You are cordially invited to attend the following activities of the Antwerp Algebra Seminar.
Friday November 9th at 16h in room G0.05 (Middeheim campus) lecture by
Boris Shoikhet (UAntwerpen) : “Introduction to operads”
Friday November 16th at 16h in room G0.05 (Middelheim campus) lecture by
Marcel Van de Vel (VUAmsterdam & UAntwerpen) : “Applicable Math from Scratch: n-permutron”
abstract : Most random number generators (RNGs) are vulnerable in a cryptographic environment. One of the simplest effective proposals to remedy such defects was made by Donald Knuth in his “Art of Computer Programming”. Our research originated from an attempt to eliminate a potential weakness of this proposal. An $n$-permutron is an $n \times n$ matrix of “digits” $0,1, ..,n-1$, each occurring $n$ times. (Latin squares are a special case of this.) It is operated by “indirection”, requiring $n$-digit input and producing $n$-digit output. The main result is that (for suitable dimensions $n$, including 16 and 32) any input sequence can be turned into any output sequence provided two shuffles are performed before each indirection.
The major steps of the proof have a combinatorial and geometric flavor: optimising a set of $n$ positions in an $n$-permutron, a “spaghetti crumbling effect” on $n$-sets, and finding a “metric partition” in a regular $n$-gon. Some arguments require computer assistance, resulting into tables with clear conclusions or drawings of large metric partitions.
If time permits, we will give some details on how a hexadecimal ($n=16$) and a duotrigesimal ($n=32$) permutron can be implemented. The physical model of an $n$-permutron is a torus with, for each of its two main directions, a system of $n$ rotating rings. Thinking of digits as colors, we obtain a relative of Rubik’s cube with a programmable solution of the generic “restauration problem”.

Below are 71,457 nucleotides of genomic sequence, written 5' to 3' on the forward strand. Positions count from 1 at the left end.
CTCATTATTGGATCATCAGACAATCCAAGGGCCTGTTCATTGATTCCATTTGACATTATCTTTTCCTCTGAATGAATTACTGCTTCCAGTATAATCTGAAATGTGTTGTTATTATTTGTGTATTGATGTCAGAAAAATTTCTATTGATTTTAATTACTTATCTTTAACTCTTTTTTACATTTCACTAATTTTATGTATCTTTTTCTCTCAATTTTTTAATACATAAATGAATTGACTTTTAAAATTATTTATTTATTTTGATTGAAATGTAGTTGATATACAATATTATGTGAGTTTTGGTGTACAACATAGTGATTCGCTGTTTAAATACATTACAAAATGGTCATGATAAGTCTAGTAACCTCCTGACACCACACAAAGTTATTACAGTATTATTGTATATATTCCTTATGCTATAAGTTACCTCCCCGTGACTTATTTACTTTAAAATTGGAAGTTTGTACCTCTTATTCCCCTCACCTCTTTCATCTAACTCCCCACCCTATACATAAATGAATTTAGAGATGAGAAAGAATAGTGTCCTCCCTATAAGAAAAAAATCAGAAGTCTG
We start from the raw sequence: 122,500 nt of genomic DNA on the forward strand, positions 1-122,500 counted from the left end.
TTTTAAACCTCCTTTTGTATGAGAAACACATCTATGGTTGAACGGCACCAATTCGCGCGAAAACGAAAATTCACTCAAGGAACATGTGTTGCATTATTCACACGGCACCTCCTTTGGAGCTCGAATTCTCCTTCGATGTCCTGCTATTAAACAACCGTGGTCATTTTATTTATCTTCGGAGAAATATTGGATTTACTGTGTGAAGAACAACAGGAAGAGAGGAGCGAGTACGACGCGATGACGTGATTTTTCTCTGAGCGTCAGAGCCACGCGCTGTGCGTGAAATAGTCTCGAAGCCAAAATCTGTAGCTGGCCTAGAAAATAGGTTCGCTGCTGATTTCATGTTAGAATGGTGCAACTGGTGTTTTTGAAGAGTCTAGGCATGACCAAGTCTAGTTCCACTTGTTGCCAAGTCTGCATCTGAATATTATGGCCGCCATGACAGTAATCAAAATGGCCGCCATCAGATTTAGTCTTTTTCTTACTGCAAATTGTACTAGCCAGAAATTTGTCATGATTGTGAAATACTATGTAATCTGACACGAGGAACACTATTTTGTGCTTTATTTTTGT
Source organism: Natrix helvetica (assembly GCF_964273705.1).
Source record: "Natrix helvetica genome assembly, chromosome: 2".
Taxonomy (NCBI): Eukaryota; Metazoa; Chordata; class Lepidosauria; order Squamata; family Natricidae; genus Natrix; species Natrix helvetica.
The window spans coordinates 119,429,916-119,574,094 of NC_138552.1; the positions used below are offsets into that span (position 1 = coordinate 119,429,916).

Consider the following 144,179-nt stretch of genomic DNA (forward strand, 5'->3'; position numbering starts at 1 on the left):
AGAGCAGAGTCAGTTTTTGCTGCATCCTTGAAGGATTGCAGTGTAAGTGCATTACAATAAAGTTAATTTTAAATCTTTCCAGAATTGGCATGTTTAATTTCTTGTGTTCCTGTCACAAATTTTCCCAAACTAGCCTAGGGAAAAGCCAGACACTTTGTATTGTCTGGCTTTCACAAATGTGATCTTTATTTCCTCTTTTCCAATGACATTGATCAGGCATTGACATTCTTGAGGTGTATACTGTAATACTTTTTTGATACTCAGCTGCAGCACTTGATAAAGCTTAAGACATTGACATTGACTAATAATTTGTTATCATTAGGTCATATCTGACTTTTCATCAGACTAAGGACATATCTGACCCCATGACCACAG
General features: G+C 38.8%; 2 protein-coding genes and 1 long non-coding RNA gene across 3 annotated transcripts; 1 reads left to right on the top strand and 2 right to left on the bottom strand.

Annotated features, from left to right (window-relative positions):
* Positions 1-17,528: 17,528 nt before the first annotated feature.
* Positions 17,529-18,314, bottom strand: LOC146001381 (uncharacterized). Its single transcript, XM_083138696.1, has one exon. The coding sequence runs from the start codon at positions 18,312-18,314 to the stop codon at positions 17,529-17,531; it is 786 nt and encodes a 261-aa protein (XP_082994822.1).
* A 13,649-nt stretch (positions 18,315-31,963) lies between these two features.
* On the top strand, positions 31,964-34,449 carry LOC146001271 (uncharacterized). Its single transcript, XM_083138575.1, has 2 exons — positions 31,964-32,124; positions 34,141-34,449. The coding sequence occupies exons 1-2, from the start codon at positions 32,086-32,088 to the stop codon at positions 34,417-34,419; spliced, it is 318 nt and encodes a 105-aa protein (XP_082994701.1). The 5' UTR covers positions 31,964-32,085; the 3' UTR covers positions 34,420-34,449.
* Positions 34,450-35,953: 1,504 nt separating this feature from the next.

Our presentation is largely self-contained and can be followed by a general audience.
Friday November 23rd at 16h in room G0.05 (Middelheim campus) lecture by
Mélanie Raczek (UCLouvain) : “Okubo algebras in characteristic 3 and valuations”
Friday December 7th at 16h in room G0.05 (Middelheim campus) lecture by
Frédéric Bourgeois (ULBruxelles) : “Bilinearized Legendrian contact homology and the augmentation category”
abstract : We define an $A_\infty$-category associated to a Legendrian submanifold. The objects are augmentations of a differential graded algebra constructed using holomorphic curves. The homology are the morphism spaces form new invariants of Legendrian submanifolds, called bilinearized Legendrian contact homology. This refines the usual linearized Legendrian contact homology defined using the above DGA and an augmentation. This is joint work with Baptiste Chantraine.
Friday December 14th at 16h in room G0.05 (Middelheim campus) lecture by
Sofie Beke (UGent) : “The Tits index of an algebra with involution under specialisation”
abstract : Let O be a valuation ring of a field F with residue field kappa. We consider a class of separable O-algebras with involution (A,sigma), for which (A_F,sigma_F) and (A_kappa,sigma_kappa) are algebras with involution of either the first or second kind. We are interested in how the isotropy of (A_F,sigma_F) is related to the isotropy of (A_kappa,sigma_kappa). We will indicate how one can use value functions to show that an isotropic right ideal of a certain type of (A_F,sigma_F) yields an isotropic right ideal of the same type of (A_kappa,sigma_kappa). Using the language of the Tits index, this can be phrased as follows: the Tits index of (A_F,sigma_F) is contained in the Tits index of (A_kappa,sigma_kappa). This generalises the behaviour of the Witt index of a quadratic form with good reduction with respect to a place.
With kind regards,
Wendy Lowen, Karim Becher, Boris Shoikhet and Lieven Le Bruyn